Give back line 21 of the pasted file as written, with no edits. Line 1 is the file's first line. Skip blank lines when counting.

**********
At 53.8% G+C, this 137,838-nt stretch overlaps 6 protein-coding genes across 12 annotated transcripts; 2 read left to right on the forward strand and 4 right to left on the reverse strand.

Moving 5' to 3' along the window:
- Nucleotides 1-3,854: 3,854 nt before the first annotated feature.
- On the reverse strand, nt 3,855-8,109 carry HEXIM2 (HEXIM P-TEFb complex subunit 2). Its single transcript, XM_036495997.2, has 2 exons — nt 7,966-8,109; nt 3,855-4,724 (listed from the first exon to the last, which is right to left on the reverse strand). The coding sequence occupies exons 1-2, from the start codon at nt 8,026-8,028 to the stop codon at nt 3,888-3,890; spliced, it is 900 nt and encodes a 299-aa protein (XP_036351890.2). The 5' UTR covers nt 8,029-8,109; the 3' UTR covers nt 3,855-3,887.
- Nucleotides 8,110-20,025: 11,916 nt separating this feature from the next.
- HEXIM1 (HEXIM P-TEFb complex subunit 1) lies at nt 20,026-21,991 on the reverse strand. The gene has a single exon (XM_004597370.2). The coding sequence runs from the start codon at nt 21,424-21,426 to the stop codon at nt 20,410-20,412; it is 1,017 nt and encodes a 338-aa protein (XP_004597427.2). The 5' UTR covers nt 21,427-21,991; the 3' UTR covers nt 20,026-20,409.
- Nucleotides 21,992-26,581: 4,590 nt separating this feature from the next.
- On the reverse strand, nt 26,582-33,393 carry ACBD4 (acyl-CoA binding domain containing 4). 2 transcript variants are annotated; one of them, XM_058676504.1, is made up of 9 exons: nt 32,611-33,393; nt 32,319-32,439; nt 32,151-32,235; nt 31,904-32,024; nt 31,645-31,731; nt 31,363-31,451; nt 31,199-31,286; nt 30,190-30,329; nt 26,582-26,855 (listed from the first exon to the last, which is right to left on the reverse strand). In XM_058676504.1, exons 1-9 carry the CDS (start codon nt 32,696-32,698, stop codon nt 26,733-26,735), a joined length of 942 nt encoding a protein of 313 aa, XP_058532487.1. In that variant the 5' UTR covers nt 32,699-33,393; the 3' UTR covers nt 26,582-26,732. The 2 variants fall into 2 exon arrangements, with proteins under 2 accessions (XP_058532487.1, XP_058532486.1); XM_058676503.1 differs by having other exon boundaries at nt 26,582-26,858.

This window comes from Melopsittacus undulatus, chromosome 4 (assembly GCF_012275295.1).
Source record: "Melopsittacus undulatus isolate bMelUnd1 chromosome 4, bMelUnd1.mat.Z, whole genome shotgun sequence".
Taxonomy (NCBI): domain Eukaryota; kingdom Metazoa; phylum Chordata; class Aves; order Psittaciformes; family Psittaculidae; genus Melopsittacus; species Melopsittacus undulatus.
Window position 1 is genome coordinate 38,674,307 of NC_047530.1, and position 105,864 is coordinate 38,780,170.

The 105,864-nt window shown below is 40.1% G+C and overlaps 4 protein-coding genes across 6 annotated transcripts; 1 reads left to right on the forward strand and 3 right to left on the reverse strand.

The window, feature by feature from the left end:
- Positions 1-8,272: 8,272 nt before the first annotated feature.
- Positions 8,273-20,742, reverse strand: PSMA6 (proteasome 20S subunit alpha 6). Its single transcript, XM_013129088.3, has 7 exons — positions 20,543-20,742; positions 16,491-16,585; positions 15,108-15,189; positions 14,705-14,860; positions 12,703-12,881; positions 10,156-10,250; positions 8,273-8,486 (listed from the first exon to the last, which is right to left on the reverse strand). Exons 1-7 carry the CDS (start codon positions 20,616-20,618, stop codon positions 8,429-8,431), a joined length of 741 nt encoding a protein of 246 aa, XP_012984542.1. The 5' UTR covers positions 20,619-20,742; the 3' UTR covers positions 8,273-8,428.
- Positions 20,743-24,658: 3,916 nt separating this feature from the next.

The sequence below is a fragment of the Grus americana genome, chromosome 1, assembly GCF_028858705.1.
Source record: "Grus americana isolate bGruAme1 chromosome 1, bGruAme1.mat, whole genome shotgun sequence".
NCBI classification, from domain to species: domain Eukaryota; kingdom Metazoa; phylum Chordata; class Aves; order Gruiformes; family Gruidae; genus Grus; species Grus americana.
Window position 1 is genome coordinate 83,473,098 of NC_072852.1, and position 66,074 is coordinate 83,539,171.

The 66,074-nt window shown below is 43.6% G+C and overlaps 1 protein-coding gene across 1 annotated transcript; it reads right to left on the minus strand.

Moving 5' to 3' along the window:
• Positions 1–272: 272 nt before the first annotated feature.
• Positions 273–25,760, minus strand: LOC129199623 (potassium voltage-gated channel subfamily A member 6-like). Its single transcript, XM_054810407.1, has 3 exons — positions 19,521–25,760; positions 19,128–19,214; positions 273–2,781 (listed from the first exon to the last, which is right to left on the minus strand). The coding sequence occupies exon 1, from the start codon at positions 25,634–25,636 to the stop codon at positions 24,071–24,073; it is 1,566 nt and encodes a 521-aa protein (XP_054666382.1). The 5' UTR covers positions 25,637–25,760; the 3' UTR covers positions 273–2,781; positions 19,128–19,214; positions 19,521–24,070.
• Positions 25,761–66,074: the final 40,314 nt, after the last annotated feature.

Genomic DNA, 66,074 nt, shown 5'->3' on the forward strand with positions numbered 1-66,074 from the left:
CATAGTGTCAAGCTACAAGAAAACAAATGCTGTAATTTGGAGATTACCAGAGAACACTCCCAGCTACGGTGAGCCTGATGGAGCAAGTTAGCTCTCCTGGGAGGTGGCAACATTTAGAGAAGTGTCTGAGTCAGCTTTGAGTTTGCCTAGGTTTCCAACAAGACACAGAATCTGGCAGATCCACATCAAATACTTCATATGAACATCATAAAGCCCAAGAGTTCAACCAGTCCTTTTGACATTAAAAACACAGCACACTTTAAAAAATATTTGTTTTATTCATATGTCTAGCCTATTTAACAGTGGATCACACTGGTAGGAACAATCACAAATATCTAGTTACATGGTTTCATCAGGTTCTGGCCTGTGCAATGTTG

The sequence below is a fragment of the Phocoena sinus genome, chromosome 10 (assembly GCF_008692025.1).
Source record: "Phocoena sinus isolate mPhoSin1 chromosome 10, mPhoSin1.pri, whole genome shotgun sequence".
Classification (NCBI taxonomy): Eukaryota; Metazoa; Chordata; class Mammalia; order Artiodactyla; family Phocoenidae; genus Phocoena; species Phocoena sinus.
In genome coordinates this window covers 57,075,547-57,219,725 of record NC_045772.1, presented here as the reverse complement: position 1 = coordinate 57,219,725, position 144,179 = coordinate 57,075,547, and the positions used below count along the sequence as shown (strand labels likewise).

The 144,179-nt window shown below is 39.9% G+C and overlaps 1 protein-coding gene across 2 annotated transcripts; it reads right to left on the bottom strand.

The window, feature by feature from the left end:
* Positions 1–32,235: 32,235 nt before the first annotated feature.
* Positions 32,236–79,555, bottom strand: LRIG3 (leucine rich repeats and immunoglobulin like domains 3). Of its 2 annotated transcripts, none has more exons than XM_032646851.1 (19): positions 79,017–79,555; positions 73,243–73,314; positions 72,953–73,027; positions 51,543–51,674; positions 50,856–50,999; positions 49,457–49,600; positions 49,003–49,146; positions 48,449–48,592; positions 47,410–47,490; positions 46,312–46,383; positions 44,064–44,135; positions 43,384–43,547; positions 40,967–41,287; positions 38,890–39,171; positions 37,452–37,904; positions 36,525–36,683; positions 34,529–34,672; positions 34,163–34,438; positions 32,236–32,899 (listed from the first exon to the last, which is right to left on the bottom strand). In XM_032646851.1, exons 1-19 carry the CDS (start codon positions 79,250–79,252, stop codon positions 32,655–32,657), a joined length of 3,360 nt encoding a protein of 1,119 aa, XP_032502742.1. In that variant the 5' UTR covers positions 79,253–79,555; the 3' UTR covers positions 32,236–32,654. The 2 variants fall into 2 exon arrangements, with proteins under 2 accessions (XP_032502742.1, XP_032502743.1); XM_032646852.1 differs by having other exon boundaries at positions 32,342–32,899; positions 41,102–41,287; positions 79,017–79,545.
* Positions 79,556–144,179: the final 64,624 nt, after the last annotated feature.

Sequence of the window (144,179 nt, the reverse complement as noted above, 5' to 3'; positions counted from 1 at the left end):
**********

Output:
Window position 1 is genome coordinate 83,473,098 of NC_072852.1, and position 66,074 is coordinate 83,539,171.